To print an article, click on the small Printer Icon located at the top right corner of the page, or by pressing Ctrl + P. Remember, PEP-Web content is copyright.
For the complete list of tips, see PEP-Web Tips on the PEP-Web support page.
Vander, A.H. (1943). Psychoanalytic Experiences in Public School Practice: Hans Zulliger. Amer. J. of Orthopsychiatry, X, 1940, pp. 370–385, 595–608, 824–840, and XI, 1941, pp. 157–171, 356–370.. Psychoanal Q., 12:446-447.
Psychoanalytic Electronic Publishing: Psychoanalytic Experiences in Public School Practice: Hans Zulliger. Amer. J. of Orthopsychiatry, X, 1940, pp. 370–385, 595–608, 824–840, and XI, 1941, pp. 157–171, 356–370.
This little volume by the well-known Swiss psychoanalyst and pedagogue is presented in English translation. Zulliger describes how his analytic training changed not only his attitude toward his pupils by increasing his understanding of their misbehavior, but also his philosophy of education. He believes that education should not be so much a matter of formal inculcation of knowledge but rather a preparation for living, and that one of the functions of the educator should be to free the pupil as much as possible from some of his more superficial repressions and inhibitions. The author's technique consists in very little formal analysis but rather in a group approach through the medium of written compositions on such subjects as dreams, feelings while being whipped, etc. The author also discusses such matters with the class as a whole, including any parapraxes and misbehavior that have occurred in the school
- 446 -
room. He supplements such general discussions by individual talks with disturbed pupils, utilizing a modified analytic technique. He describes many instances in which he has recognized anxiety through distorted handwriting and he gives many examples of the surprisingly frank expression of the children's hostility toward their parents, in their compositions. He also shows again and again how such hostility and the resultant anxiety is transferred from the parent to the teacher. The children who attended his school came from middle class and peasant stock and as a whole were subjected to a good deal of punishment at home. He is thus able to describe those factors which stimulate the child's hostility with numerous examples.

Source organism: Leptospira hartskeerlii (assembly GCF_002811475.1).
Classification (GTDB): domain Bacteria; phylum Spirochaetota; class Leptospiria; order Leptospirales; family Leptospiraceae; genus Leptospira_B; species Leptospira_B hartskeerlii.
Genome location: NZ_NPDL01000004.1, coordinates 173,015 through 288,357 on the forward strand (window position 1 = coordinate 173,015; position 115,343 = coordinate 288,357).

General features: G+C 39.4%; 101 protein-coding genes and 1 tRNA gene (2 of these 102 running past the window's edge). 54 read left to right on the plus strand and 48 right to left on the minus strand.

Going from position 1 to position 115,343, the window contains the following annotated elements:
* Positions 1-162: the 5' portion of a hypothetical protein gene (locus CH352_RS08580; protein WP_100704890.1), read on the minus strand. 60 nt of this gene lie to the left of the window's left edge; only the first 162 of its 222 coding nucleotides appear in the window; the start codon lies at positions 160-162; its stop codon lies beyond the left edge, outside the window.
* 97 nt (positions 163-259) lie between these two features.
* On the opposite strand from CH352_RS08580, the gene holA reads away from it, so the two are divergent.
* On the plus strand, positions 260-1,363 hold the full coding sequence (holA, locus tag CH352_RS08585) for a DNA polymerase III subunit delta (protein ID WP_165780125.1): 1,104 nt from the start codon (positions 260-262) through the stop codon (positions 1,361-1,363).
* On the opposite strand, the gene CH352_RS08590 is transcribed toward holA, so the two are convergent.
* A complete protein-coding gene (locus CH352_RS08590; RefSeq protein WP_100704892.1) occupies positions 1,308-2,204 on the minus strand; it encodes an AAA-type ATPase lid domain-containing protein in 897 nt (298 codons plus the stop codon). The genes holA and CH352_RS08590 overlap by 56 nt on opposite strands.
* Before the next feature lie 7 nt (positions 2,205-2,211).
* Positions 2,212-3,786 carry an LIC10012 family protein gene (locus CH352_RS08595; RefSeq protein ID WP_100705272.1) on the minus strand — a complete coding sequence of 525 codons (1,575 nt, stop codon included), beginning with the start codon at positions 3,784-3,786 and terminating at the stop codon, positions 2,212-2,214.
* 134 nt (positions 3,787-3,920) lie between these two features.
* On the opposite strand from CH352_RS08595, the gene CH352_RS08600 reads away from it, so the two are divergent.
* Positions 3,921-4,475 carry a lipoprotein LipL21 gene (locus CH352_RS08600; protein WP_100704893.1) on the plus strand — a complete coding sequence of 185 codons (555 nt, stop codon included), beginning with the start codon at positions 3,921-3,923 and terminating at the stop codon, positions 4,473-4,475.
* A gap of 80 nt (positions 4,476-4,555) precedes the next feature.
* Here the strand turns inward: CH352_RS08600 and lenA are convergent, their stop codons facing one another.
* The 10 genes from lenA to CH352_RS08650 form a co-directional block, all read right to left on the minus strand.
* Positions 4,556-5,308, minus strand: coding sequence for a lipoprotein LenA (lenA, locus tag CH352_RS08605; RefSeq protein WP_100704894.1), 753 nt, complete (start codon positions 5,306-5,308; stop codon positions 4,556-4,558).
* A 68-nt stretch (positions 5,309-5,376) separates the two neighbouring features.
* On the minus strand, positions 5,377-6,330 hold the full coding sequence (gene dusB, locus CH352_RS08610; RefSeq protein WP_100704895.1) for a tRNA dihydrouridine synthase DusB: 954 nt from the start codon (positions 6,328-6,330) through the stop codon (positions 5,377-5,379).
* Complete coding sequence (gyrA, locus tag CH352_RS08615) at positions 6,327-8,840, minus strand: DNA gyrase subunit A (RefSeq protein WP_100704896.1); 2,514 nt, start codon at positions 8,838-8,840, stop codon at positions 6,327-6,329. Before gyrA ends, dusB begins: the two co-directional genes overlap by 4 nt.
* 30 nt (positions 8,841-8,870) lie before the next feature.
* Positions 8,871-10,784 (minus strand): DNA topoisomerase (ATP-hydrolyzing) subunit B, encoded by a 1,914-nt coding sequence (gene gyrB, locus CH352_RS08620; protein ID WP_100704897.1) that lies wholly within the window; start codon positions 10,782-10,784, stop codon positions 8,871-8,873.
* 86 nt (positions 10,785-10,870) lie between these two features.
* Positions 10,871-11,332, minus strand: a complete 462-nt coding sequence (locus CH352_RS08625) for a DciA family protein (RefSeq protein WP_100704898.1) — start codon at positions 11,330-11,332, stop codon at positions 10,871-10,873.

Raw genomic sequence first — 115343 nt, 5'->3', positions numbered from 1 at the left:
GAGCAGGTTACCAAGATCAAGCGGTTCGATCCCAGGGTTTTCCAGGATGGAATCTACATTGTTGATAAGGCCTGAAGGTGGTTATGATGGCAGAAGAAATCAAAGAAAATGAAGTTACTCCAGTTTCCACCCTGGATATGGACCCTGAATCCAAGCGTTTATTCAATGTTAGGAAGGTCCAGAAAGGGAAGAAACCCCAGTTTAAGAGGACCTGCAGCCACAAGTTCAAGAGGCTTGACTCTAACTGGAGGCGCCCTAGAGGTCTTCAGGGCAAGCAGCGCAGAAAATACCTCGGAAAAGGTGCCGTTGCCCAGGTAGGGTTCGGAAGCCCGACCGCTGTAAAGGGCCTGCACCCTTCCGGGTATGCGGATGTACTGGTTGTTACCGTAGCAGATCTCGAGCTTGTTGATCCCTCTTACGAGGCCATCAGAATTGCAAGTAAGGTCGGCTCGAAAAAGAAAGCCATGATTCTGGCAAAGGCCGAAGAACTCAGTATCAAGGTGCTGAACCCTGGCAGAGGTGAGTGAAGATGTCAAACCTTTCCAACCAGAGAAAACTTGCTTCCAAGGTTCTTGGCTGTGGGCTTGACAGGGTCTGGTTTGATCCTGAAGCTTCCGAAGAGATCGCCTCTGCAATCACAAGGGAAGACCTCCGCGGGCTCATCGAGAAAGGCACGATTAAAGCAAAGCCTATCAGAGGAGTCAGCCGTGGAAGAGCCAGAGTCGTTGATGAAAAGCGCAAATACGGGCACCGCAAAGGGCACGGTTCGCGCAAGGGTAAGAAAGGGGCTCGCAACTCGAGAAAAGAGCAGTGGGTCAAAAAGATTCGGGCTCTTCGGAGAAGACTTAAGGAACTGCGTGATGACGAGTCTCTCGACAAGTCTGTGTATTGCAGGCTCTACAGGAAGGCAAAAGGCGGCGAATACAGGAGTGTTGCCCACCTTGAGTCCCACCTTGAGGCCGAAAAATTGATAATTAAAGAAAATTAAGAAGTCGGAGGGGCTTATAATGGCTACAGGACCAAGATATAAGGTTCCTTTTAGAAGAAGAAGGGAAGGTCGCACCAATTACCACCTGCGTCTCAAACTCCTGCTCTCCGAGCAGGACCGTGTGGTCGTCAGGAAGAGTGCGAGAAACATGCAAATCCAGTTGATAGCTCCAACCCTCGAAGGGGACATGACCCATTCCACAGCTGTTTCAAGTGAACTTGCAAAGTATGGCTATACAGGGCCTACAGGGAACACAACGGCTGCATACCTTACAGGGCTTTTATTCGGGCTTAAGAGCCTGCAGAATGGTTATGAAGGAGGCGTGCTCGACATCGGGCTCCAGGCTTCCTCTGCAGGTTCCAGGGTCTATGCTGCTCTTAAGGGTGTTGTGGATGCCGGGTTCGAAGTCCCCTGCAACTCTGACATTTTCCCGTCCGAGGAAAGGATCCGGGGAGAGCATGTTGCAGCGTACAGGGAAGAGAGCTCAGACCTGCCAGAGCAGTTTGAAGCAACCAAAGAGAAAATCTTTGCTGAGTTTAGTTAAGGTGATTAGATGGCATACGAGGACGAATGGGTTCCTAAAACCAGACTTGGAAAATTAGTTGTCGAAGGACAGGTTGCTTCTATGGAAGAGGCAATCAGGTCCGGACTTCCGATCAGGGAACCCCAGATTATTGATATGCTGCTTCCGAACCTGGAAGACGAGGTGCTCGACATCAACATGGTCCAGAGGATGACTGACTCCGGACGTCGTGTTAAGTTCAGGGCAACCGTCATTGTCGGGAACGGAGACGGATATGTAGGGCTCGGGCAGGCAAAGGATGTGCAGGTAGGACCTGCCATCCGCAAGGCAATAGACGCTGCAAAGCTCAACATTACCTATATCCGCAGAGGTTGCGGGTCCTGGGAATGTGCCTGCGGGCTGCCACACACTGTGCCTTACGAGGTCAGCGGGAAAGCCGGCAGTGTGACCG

The last part of the volume is devoted to individual cases, among them examples of masturbation, obsessional thoughts, disturbed handwriting, sudden failure in academic work, various parapraxes, instances of self-punishment, diarrhoea cured through the withdrawal of the secondarygain, and one case of an animal torturer who was treated quite intensively. He devotes a good deal of discussion to the question of punishment, on the one hand, discoursing violently against the use of corporal punishment in the school, and on the other, describing the way in which punishment serves as a bribe to the child's conscience.
- 447 -
Vander, A.H. (1943). Psychoanalytic Experiences in Public School Practice. Psychoanal. Q., 12:446-447